I went through a GTD rebellion in the past few years. I felt the checklists, todos, the obsession with inbox zero was just a way to convince myself that I was doing work when all I was doing was pushing buttons.
“I am a maker”, I would say. “I build things”. “I don’t need to make lists about the things I build, I should be building the thing that captures the things that I need to build.”
I was wrong.
Getting clear and using GTD is a good idea and something that I highly recommend trying and sticking with as long as possible. Here is a quick recap of GTD.
Capture everything you need to do in an inbox
Systematically review your inbox once per day
If you find a task that you can do within 2 minutes do it, if not, add it to your inbox or delegate it
Preform a bigger review once per week.
Obviously there is more to it then the list above, but the core tennant is that you should only touch something one time. You decide what to do with it right there.
Process it (add to inbox to do later).
If you have never tried a system like this before, then you will be shocked when you do. It truly is amazing how good you feel once you have captured all your todos into a system that you will review daily and then fully once per week. This enlightened state lasts several weeks if you are lucky, several days if you are honest. What’s the problem?
The weekly review!
You won’t remember to do it, or worse you will spend 5 mins doing it. The weekly review should take at least 30 mins, I block off an hour knowing that I will spend some time looking at a hilarious post or two. I can normally get it done in about 40 mins when I turn off the music and focus.
So do the weekly review. It will save your life.
If you are curious for more trial and errors so that you don’t need to try and error on them yourself, here is my new routine.
Nightly inbox zero
Process my inbox very fast (Gmail keyboard shortcuts)
If I can reply in 1-2 mins I do right away
If it needs more than 1-2 mins, I Star and move on
Calendar reminder to review Starred email at 10:00am daily.
As the day goes on I will add 10-20 things to inbox daily
Process my inbox at night very quickly (keyboard shortcuts)
If I can do the task in 1-2 mins I do it
If not, I assign a project and add a context
Each morning (after email) I do a quick scan of @Waiting, and main project lists.
Every Friday from 10:30-11:30 I do a full weekly review.
Every Monday I attempt a large brain dump
Every evening, normally before reading or watching Corrie, I do a mini brain dump.
I pick my tasks based on focus, energy, and then context.
I try to limit interruptions by turning off email and slack when I have a deadline or need high level creative time.
I maintain the @Waiting list very diligently. If you owe me something, chances are you are on my list. This allows me to quickly see the bottlenecks in projects and processes that I am involved in.
Not as good with this one as I should be, but have committed to trying it more. Instead of realistic things it is mainly full of movie and short story ideas.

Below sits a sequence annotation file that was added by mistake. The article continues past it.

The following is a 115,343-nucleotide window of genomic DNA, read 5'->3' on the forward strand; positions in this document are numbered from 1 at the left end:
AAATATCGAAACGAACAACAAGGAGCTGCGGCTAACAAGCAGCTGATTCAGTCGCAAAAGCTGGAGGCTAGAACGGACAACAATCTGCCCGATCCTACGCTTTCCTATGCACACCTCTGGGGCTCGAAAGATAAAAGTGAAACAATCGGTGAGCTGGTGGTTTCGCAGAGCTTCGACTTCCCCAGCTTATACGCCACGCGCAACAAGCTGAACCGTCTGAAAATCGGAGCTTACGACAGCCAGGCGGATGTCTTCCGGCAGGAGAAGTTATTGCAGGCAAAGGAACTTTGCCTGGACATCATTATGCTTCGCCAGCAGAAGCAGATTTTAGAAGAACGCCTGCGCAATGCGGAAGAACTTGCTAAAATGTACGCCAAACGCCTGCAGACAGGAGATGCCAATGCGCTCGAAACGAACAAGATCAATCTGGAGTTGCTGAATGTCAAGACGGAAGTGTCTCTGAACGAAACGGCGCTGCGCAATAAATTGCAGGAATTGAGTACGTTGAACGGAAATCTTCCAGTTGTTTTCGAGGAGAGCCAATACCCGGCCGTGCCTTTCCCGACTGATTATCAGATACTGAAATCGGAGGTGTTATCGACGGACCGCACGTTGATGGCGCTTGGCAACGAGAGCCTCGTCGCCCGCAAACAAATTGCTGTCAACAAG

Levels of focus
As a father, a husband, son, brother, friend, and Tilter… I have a lot of areas of responsibility. I want to get more formal about how I plan and set goals against these levels but normally I try and meditate on these ideas once per week typically while commuting on the train to beautiful Toronto or while flying to beautiful San Francisco.
That’s pretty much it. Would love to hear your thoughts on it. Drop a comment and let me know what works for you!
1) All bloggers are rich and famous
2) Some bloggers are rich and famous
Blogging doesn’t make you rich and famous but it does expose the author to a rare form of optionality, namely, a positive Black Swam.
Taleb describes the Black Swan as being: unpredictable, high impact, and can be rationally explained after the fact or suffers from the narrative fallacy.
Startups ( read tech startups in a bubble ) are built on the hope of positive Black Swans (pBS) given that employees and owners trade their time and money for pieces of paper ( they aren’t even on paper anymore ) that will make them rich one day. This is the definition of leveraged optionality and in moderation is a great position to hold.
Blogging works the same way.
Each blog post, increases the author’s exposure to a pBS. Maybe someone will post this to Hacker News or Reddit ( maybe I will ) and maybe a book publisher will read it and say, “Wow! Blogging meets the Black Swan, call his agent!”. Ten minutes later my agent’s phone rings ( it’s my phone, I don’t have an agent )
Kent! We read your post, we love it. Would you be interested in singing a… five book deal?
And just like that, I am rich and famous.
Not really though. Obviously.
Not all bloggers are rich and famous. However, without their blogs, would some of them be rich and famous? I would argue that many wouldn’t be for the reasons above: blog posts increase optionality and given the connected structure of the internet, the chance of a single post spreading to beyond it’s target audience is higher than any other writing medium.